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13th Nov 2018
Falling levels of research funding and a lack of highly qualified staff are being blamed for a fall in Britain's university rankings.
The latest QS world university rankings for 2018, which were published this week, show the majority of British universities slipped down the rankings. In total 57 of the 76 UK institutions received lower ratings than the year before, even though British universities occupied four of the top eight places.
Commenting on the declines, Jack Moran, rankings auditor for QS, said: "Put simply, this year's results indicate that the UK's universities are becoming less competitive as research-driven institutions."
Meanwhile, Nick Hillman, director of the independent Higher Education Policy Institute, said: "The competitiveness of UK universities has been affected by austerity. In particular, tuition fees have been frozen for five years and research funding has not grown as fast as in some other countries."
According to QS researchers, the UK's relative performance deteriorated because of weaker research performance, with fewer research citations received from fellow academics, and weaker scores on academic reputations both at home and aboard.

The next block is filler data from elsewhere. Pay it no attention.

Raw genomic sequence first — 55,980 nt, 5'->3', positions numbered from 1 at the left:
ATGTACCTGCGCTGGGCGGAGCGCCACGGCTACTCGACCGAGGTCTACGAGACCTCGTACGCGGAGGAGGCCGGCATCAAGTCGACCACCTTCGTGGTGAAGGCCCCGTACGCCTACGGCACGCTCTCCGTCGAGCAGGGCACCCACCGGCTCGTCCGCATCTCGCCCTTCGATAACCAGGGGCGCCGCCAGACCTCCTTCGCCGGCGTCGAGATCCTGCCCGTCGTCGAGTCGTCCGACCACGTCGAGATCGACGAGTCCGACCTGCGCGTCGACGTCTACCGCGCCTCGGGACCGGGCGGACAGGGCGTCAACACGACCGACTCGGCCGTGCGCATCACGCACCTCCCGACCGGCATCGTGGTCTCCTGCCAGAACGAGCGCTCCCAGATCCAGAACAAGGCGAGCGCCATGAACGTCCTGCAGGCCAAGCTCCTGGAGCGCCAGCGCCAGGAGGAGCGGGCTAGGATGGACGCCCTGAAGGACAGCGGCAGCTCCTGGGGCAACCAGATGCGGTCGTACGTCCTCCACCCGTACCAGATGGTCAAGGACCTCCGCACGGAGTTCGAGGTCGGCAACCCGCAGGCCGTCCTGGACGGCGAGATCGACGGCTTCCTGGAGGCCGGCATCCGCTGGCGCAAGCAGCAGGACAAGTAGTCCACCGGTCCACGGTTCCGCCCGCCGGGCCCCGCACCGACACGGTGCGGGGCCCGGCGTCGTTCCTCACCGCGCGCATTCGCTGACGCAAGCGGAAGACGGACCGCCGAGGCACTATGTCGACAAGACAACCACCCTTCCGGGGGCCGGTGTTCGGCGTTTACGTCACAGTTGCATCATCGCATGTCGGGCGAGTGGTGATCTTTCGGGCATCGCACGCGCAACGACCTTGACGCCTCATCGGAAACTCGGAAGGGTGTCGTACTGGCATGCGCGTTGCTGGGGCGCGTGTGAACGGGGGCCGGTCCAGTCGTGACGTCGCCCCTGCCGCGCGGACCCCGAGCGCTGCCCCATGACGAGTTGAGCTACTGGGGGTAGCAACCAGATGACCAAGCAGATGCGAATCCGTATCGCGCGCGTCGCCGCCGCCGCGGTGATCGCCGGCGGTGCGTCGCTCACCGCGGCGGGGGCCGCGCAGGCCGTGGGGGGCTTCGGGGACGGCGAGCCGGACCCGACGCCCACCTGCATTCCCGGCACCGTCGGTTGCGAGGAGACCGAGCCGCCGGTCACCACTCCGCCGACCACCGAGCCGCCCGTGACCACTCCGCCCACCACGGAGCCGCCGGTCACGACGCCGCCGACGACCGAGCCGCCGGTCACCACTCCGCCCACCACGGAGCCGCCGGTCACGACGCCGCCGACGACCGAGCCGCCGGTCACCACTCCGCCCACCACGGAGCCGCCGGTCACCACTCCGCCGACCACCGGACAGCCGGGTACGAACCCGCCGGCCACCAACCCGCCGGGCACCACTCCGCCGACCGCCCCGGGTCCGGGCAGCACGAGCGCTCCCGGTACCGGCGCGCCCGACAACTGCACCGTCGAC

However, it's argued the results are somewhat relative and indicate the rest of the world is becoming increasingly competitive.
Massachusetts Institute of Technology (MIT) took the top spot, followed by Stanford University and Harvard University. The California Institute of Technology (Caltech) leapfrogged the University of Cambridge into fourth place, while Oxford and University College London came in at sixth and seventh respectively.
Despite MIT retaining the number one position for the sixth year in a row, institutions in the US also showed signs of faltering, with 71 of its 147 ranked universities receiving lower scores.
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